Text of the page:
When Shin Song Hyuk was 3 years old, an American couple in Detroit adopted him and moved him from South Korea to the United States. His new family changed his name to Adam, but they didn’t fill out the forms guaranteeing citizenship for international adoptees. This meant Adam was in effect an undocumented immigrant.
Nobody knows how many international adoptees grow up undocumented due to negligence or clerical errors, but given the difficulties adopted children often have, many of them end up in trouble with the law, which can in turn lead to deportation to homelands they do not remember and cultures that are completely foreign to them.
41-year-old adoptee deported after 37 years in the U.S.
By Jay Caspian Kang on Jun 7, 2017
As an adopted teenager, I think there is a fine line between being curious and being nosey, especially when it comes to personal issues such as adoption. Most kids will point out the obvious: “Oh, that girl/boy does not look like their parents, they must be adopted.” While many people will observe that I look nothing like my parents (observation skills 100+). To a certain point, the finger pointing and stares get up my grill.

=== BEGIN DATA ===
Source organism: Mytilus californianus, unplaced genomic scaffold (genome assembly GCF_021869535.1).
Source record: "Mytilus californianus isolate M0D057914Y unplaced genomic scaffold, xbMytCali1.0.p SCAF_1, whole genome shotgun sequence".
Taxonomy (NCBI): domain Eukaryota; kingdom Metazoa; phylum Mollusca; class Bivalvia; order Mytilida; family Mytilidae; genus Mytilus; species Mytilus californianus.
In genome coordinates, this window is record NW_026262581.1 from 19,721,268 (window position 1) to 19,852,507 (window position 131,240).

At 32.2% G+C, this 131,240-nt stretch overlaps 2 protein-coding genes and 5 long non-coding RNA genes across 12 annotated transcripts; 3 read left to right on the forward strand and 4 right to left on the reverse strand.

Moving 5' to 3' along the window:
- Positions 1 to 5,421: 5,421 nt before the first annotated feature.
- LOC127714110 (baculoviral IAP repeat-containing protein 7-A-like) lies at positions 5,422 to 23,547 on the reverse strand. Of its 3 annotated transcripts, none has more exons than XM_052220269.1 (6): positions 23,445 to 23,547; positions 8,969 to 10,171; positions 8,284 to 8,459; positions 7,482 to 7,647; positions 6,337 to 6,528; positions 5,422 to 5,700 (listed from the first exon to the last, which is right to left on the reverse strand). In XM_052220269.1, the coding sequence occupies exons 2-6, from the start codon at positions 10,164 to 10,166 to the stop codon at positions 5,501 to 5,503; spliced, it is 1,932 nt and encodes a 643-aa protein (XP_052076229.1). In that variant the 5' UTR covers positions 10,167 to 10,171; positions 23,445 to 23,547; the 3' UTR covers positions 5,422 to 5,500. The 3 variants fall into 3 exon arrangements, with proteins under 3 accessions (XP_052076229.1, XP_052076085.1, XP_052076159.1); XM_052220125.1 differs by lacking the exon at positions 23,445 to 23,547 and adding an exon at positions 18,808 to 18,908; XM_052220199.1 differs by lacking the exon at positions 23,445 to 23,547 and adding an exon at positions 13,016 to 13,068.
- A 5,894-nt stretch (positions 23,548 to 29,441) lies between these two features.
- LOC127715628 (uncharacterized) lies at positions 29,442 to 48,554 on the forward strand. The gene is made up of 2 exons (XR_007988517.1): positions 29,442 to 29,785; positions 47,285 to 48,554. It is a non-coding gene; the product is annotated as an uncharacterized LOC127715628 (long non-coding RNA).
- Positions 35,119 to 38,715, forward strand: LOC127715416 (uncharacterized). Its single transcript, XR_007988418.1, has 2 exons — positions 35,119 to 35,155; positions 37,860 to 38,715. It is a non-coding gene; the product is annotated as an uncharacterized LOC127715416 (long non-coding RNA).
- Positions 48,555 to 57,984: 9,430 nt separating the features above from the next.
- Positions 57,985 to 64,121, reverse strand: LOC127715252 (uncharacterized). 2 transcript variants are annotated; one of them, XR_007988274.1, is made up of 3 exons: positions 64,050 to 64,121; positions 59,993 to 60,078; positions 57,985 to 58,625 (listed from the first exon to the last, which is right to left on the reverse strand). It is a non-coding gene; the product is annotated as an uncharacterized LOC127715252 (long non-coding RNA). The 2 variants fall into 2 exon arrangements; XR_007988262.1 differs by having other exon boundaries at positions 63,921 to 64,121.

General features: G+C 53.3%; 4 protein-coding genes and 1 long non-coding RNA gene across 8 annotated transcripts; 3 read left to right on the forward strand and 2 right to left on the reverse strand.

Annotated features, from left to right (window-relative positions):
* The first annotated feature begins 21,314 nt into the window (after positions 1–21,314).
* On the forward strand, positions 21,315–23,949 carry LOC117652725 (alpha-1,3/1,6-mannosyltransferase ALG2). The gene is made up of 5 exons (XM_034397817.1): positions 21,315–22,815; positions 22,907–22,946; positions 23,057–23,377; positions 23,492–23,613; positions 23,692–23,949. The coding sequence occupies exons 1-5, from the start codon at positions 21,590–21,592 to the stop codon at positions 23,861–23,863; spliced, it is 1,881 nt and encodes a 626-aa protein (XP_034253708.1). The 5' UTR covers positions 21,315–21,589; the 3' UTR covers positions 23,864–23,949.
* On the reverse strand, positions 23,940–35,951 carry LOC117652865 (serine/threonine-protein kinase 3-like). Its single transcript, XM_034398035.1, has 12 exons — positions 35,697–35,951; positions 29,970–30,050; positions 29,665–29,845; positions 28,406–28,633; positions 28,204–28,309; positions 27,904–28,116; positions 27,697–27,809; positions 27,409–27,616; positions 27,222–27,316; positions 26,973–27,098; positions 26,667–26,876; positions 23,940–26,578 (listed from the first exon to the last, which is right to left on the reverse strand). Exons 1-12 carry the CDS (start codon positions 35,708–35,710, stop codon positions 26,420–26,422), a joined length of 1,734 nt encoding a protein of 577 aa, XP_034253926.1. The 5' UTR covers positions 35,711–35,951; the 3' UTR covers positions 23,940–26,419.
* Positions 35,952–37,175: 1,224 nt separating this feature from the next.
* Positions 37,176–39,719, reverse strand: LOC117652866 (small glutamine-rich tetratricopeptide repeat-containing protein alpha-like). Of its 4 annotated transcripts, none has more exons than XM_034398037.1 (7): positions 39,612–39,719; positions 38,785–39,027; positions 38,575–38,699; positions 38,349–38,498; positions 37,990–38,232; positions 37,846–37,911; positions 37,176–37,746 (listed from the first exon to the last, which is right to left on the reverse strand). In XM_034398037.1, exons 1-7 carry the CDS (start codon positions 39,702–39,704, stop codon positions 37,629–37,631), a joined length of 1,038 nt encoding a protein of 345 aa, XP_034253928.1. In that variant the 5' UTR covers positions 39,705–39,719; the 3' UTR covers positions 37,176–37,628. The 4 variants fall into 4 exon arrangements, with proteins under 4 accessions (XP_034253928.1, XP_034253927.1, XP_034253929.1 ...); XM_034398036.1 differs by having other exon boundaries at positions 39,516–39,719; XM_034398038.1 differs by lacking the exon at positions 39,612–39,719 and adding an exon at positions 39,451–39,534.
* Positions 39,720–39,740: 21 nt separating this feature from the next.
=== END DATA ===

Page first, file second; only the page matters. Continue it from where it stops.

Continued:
I believe there is a certain etiquette and code of conduct, when it comes to being curious and asking a person about their personal life (in terms of being the adopted or foster child of that family).
5 Questions Adoptees Are Tired Of Being Asked
By Mei Webb
Adoptive families benefit when parents continue to educate themselves on relevant issues related to adoption and access support when necessary. Many communities now have various support groups for all members of the adoption constellation. If your community doesn’t, why not start one?
10 Things Adoptees Want You to Know